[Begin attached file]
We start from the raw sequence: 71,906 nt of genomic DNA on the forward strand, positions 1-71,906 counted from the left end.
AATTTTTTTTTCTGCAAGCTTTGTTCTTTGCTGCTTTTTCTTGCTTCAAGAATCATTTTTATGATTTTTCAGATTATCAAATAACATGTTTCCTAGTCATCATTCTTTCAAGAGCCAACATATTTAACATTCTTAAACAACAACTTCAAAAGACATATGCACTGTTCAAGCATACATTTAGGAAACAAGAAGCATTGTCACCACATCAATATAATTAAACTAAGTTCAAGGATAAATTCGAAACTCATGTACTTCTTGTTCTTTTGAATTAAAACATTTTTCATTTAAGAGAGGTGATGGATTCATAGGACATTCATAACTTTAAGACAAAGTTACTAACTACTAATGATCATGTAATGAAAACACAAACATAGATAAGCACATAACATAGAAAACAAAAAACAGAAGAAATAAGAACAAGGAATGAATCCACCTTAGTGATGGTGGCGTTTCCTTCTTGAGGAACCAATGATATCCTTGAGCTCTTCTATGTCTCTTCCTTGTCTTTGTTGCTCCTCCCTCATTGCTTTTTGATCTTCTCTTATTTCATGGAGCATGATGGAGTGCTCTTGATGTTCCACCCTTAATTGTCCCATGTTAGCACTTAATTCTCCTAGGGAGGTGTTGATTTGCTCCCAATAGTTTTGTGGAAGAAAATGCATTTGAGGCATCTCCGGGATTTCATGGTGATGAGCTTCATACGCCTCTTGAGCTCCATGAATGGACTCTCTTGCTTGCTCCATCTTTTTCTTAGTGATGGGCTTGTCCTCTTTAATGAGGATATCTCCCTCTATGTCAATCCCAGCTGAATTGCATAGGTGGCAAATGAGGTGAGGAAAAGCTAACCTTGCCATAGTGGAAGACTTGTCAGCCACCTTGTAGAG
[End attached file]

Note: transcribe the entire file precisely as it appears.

We start from the raw sequence: 71,906 nt of genomic DNA on the forward strand, positions 1-71,906 counted from the left end.
AATTTTTTTTTCTGCAAGCTTTGTTCTTTGCTGCTTTTTCTTGCTTCAAGAATCATTTTTATGATTTTTCAGATTATCAAATAACATGTTTCCTAGTCATCATTCTTTCAAGAGCCAACATATTTAACATTCTTAAACAACAACTTCAAAAGACATATGCACTGTTCAAGCATACATTTAGGAAACAAGAAGCATTGTCACCACATCAATATAATTAAACTAAGTTCAAGGATAAATTCGAAACTCATGTACTTCTTGTTCTTTTGAATTAAAACATTTTTCATTTAAGAGAGGTGATGGATTCATAGGACATTCATAACTTTAAGACAAAGTTACTAACTACTAATGATCATGTAATGAAAACACAAACATAGATAAGCACATAACATAGAAAACAAAAAACAGAAGAAATAAGAACAAGGAATGAATCCACCTTAGTGATGGTGGCGTTTCCTTCTTGAGGAACCAATGATATCCTTGAGCTCTTCTATGTCTCTTCCTTGTCTTTGTTGCTCCTCCCTCATTGCTTTTTGATCTTCTCTTATTTCATGGAGCATGATGGAGTGCTCTTGATGTTCCACCCTTAATTGTCCCATGTTAGCACTTAATTCTCCTAGGGAGGTGTTGATTTGCTCCCAATAGTTTTGTGGAAGAAAATGCATTTGAGGCATCTCCGGGATTTCATGGTGATGAGCTTCATACGCCTCTTGAGCTCCATGAATGGACTCTCTTGCTTGCTCCATCTTTTTCTTAGTGATGGGCTTGTCCTCTTTAATGAGGATATCTCCCTCTATGTCAATCCCAGCTGAATTGCATAGGTGGCAAATGAGGTGAGGAAAAGCTAACCTTGCCATAGTGGAAGACTTGTCAGCCACCTTGTAGAG